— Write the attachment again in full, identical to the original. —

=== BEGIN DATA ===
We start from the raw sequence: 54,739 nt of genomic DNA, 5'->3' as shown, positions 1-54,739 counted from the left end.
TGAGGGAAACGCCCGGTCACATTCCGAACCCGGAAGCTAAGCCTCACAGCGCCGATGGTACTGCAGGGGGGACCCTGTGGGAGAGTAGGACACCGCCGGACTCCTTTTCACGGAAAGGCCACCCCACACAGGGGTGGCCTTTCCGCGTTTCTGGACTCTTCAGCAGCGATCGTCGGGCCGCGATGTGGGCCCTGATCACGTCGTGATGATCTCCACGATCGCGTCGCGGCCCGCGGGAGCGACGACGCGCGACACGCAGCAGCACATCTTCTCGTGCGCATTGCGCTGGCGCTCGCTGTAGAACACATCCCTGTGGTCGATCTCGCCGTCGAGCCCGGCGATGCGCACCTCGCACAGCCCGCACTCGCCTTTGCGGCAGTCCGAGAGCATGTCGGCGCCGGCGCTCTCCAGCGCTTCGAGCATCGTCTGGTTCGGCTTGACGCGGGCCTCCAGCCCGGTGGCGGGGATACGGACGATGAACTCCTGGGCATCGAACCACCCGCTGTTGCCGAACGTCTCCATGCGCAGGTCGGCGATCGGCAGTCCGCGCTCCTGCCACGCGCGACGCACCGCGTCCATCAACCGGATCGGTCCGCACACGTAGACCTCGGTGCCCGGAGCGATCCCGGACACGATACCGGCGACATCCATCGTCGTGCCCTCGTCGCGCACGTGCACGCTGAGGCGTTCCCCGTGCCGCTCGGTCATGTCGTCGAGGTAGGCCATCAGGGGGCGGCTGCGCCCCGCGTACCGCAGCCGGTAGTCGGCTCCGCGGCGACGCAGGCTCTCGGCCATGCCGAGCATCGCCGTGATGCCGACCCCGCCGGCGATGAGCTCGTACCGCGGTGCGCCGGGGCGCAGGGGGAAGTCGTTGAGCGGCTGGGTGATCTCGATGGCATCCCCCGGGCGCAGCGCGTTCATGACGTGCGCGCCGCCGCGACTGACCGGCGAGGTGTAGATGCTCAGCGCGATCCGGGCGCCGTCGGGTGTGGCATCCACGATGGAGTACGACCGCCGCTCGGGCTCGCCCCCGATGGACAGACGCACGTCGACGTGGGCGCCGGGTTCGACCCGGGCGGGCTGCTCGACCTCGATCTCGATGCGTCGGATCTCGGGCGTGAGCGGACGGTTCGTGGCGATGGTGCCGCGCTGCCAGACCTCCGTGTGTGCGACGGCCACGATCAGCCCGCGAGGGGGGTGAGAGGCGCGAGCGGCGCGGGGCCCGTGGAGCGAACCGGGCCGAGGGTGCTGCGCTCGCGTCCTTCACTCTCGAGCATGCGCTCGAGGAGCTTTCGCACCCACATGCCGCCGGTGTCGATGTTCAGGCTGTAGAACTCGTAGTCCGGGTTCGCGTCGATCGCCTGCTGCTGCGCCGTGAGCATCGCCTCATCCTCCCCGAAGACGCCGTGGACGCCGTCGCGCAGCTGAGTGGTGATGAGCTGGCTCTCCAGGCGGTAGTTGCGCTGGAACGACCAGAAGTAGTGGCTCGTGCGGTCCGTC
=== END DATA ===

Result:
We start from the raw sequence: 54,739 nt of genomic DNA, 5'->3' as shown, positions 1-54,739 counted from the left end.
TGAGGGAAACGCCCGGTCACATTCCGAACCCGGAAGCTAAGCCTCACAGCGCCGATGGTACTGCAGGGGGGACCCTGTGGGAGAGTAGGACACCGCCGGACTCCTTTTCACGGAAAGGCCACCCCACACAGGGGTGGCCTTTCCGCGTTTCTGGACTCTTCAGCAGCGATCGTCGGGCCGCGATGTGGGCCCTGATCACGTCGTGATGATCTCCACGATCGCGTCGCGGCCCGCGGGAGCGACGACGCGCGACACGCAGCAGCACATCTTCTCGTGCGCATTGCGCTGGCGCTCGCTGTAGAACACATCCCTGTGGTCGATCTCGCCGTCGAGCCCGGCGATGCGCACCTCGCACAGCCCGCACTCGCCTTTGCGGCAGTCCGAGAGCATGTCGGCGCCGGCGCTCTCCAGCGCTTCGAGCATCGTCTGGTTCGGCTTGACGCGGGCCTCCAGCCCGGTGGCGGGGATACGGACGATGAACTCCTGGGCATCGAACCACCCGCTGTTGCCGAACGTCTCCATGCGCAGGTCGGCGATCGGCAGTCCGCGCTCCTGCCACGCGCGACGCACCGCGTCCATCAACCGGATCGGTCCGCACACGTAGACCTCGGTGCCCGGAGCGATCCCGGACACGATACCGGCGACATCCATCGTCGTGCCCTCGTCGCGCACGTGCACGCTGAGGCGTTCCCCGTGCCGCTCGGTCATGTCGTCGAGGTAGGCCATCAGGGGGCGGCTGCGCCCCGCGTACCGCAGCCGGTAGTCGGCTCCGCGGCGACGCAGGCTCTCGGCCATGCCGAGCATCGCCGTGATGCCGACCCCGCCGGCGATGAGCTCGTACCGCGGTGCGCCGGGGCGCAGGGGGAAGTCGTTGAGCGGCTGGGTGATCTCGATGGCATCCCCCGGGCGCAGCGCGTTCATGACGTGCGCGCCGCCGCGACTGACCGGCGAGGTGTAGATGCTCAGCGCGATCCGGGCGCCGTCGGGTGTGGCATCCACGATGGAGTACGACCGCCGCTCGGGCTCGCCCCCGATGGACAGACGCACGTCGACGTGGGCGCCGGGTTCGACCCGGGCGGGCTGCTCGACCTCGATCTCGATGCGTCGGATCTCGGGCGTGAGCGGACGGTTCGTGGCGATGGTGCCGCGCTGCCAGACCTCCGTGTGTGCGACGGCCACGATCAGCCCGCGAGGGGGGTGAGAGGCGCGAGCGGCGCGGGGCCCGTGGAGCGAACCGGGCCGAGGGTGCTGCGCTCGCGTCCTTCACTCTCGAGCATGCGCTCGAGGAGCTTTCGCACCCACATGCCGCCGGTGTCGATGTTCAGGCTGTAGAACTCGTAGTCCGGGTTCGCGTCGATCGCCTGCTGCTGCGCCGTGAGCATCGCCTCATCCTCCCCGAAGACGCCGTGGACGCCGTCGCGCAGCTGAGTGGTGATGAGCTGGCTCTCCAGGCGGTAGTTGCGCTGGAACGACCAGAAGTAGTGGCTCGTGCGGTCCGTC